The use of intelligent surfaces as interfaces to control the behavior of biomolecules is an increasingly popular strategy. Intelligent surfaces are surfaces that
have one or more properties being controlled by external stimuli. The most
common way to obtain an intelligent surface is to introduce a smart polymer
onto the surface of a material. Our laboratory focuses on the use of poly(Nisopropylacrylamide) (PIPAAm) as a smart polymer for creating thermoresponsive surfaces. In aqueous solutions, PIPAAm has a reversible phase
transition temperature of 32°C. This property allows the hydrophilic/hydrophobic character of the polymer to be controlled by changing the temperature of the surrounding medium. This can be used as an “on-off” switch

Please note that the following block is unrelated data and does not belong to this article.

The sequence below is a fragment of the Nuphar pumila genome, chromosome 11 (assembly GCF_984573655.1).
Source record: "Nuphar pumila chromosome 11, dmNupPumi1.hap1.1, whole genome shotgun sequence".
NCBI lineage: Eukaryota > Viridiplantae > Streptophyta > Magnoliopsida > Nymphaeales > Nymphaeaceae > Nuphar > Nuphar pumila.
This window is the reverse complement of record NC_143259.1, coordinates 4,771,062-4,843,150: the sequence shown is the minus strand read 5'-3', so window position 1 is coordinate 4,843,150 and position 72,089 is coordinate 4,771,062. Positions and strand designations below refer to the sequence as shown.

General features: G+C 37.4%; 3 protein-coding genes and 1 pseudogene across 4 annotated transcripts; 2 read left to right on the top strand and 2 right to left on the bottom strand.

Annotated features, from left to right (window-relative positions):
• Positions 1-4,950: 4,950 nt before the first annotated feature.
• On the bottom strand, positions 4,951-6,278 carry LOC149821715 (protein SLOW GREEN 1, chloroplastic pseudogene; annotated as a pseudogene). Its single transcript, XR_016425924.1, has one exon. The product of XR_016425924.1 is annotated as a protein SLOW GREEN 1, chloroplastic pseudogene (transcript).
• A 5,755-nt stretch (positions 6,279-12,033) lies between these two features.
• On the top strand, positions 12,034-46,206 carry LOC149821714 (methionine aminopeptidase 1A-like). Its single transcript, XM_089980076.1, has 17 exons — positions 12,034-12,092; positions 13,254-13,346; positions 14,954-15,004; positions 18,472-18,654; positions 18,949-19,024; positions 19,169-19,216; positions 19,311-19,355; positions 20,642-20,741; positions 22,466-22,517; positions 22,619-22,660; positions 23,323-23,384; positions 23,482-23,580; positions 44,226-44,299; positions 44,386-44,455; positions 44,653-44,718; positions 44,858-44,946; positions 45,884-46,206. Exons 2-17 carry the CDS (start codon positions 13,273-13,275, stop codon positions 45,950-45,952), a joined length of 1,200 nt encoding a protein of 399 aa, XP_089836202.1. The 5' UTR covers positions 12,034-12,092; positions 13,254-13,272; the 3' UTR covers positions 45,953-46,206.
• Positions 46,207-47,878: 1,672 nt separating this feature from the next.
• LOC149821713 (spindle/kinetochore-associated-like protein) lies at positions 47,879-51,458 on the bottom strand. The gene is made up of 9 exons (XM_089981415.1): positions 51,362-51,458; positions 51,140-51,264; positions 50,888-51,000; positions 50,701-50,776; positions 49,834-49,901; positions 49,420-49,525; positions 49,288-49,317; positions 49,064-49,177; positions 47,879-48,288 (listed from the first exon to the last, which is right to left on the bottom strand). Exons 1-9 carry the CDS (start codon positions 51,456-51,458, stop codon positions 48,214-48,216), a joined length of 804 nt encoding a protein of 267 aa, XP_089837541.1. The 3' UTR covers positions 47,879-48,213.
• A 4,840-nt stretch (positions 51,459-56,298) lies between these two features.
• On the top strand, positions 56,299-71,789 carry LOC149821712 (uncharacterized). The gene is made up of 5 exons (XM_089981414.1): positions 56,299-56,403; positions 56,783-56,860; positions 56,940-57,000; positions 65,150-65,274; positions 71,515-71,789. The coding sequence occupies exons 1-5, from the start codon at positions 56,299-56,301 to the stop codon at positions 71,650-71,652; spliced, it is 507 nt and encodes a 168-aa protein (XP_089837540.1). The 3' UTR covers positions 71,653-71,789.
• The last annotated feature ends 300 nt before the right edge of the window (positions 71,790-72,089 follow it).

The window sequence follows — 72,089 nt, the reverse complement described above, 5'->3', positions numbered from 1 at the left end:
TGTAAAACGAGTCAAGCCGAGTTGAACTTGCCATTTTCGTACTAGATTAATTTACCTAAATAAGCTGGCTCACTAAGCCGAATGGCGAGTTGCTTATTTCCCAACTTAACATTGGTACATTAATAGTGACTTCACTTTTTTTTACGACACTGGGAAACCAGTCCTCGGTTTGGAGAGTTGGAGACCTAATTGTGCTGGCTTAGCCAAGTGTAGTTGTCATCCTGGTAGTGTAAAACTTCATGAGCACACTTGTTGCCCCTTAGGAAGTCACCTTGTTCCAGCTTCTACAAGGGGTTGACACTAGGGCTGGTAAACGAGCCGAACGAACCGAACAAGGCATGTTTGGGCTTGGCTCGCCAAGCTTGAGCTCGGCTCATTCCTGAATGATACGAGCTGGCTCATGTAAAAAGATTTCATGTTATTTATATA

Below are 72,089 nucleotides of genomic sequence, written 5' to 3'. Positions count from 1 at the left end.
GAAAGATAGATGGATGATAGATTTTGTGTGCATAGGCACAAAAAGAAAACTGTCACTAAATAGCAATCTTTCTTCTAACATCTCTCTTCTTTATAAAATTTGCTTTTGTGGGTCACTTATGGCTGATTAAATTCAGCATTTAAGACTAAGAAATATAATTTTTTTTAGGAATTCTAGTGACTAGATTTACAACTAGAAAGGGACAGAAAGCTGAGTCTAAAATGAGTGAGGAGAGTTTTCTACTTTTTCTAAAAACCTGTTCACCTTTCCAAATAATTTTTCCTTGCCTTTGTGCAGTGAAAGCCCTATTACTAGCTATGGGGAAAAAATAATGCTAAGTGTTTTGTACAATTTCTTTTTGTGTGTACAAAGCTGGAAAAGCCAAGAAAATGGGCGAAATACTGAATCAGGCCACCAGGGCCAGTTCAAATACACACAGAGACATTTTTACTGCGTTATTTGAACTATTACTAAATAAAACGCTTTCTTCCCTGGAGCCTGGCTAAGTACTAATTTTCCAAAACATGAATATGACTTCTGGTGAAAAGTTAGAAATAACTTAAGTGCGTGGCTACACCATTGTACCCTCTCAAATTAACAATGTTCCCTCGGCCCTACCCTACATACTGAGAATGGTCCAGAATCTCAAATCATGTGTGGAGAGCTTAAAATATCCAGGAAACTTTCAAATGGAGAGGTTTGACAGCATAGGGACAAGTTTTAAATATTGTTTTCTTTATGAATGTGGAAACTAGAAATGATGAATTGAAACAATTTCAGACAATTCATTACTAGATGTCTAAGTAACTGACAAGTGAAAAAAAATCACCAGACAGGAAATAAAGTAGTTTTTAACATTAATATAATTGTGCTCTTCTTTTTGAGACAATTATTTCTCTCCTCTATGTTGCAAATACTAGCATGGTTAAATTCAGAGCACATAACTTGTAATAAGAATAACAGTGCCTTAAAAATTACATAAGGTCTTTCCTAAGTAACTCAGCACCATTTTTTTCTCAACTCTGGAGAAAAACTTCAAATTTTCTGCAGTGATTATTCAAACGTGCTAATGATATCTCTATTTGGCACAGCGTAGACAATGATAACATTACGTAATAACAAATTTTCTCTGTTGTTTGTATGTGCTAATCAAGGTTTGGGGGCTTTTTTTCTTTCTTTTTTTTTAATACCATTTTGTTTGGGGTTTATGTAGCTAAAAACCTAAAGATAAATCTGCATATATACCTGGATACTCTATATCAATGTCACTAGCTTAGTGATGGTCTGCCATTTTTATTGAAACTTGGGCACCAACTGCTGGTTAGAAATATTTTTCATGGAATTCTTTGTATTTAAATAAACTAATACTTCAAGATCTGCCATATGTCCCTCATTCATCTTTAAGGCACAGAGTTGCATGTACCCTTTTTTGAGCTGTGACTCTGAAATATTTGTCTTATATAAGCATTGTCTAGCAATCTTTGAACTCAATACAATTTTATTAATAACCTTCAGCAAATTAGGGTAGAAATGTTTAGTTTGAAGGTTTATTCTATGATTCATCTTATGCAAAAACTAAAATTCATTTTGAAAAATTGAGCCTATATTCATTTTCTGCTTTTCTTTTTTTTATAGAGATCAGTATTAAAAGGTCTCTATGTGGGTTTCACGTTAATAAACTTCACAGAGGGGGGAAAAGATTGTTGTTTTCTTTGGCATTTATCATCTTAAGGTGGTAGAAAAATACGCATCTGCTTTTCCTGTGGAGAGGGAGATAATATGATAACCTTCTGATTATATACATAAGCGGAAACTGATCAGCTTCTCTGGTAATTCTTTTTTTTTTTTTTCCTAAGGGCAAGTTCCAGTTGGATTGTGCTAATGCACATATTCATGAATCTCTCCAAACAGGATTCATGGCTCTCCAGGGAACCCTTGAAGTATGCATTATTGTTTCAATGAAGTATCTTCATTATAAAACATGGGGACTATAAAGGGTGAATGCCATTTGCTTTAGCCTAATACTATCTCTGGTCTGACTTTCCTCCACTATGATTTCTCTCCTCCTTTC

for modulating the interactions between the polymer and various biomolecules. Therefore, PIPAAm has been used to produce intelligent surfaces for diverse applications. By modulating temperature, the separation of biomolecules can be controlled by using PIPAAm-modified chromatographic matrices. The alterations of the hydrophobicity of PIPAAm provoked by temperature changes allow the affinity of PIPAAm-grafted surfaces to be modulated for separating solutes, resulting in a temperature-responsive chromatographic system. Temperature alterations also result in changes of the PIPAAm chain conformation. This property is used to produce temperatureresponsive polymeric micelles with thermoresponsive cores or coronas for drug delivery purposes. The expansion and shrinking of the coronas can be controlled by changing temperature, and thus the capture or release of a drug can be regulated. PIPAAm-grafted cell culture substrates for producing cell sheets are, however, the most addressed subject in our laboratory.These culture substrate surfaces are cell adhesive when temperature is above the phase transition temperature, also called “lower critical solution temperature (LCST),” but the substrates become nonadhesive for cells when the temperature is lower than LCST. Our concept of “cell sheet engineering” is based on this very property of thermoresponsive culture dishes. Cells can be cultured on the dishes until they are confluent and then harvested as a single contiguous cell sheet composed of cells and their intact extracellular matrix (ECM) capable of being transplanted, just by lowering the temperature below LCST. Our laboratory has successfully applied this concept to the regeneration of a variety of tissues. The following sections of this chapter will present in more detail the applications of thermoresponsive surfaces for chromatographic purposes, for the production of drug delivery nanoparticles, and for cell sheet engineering.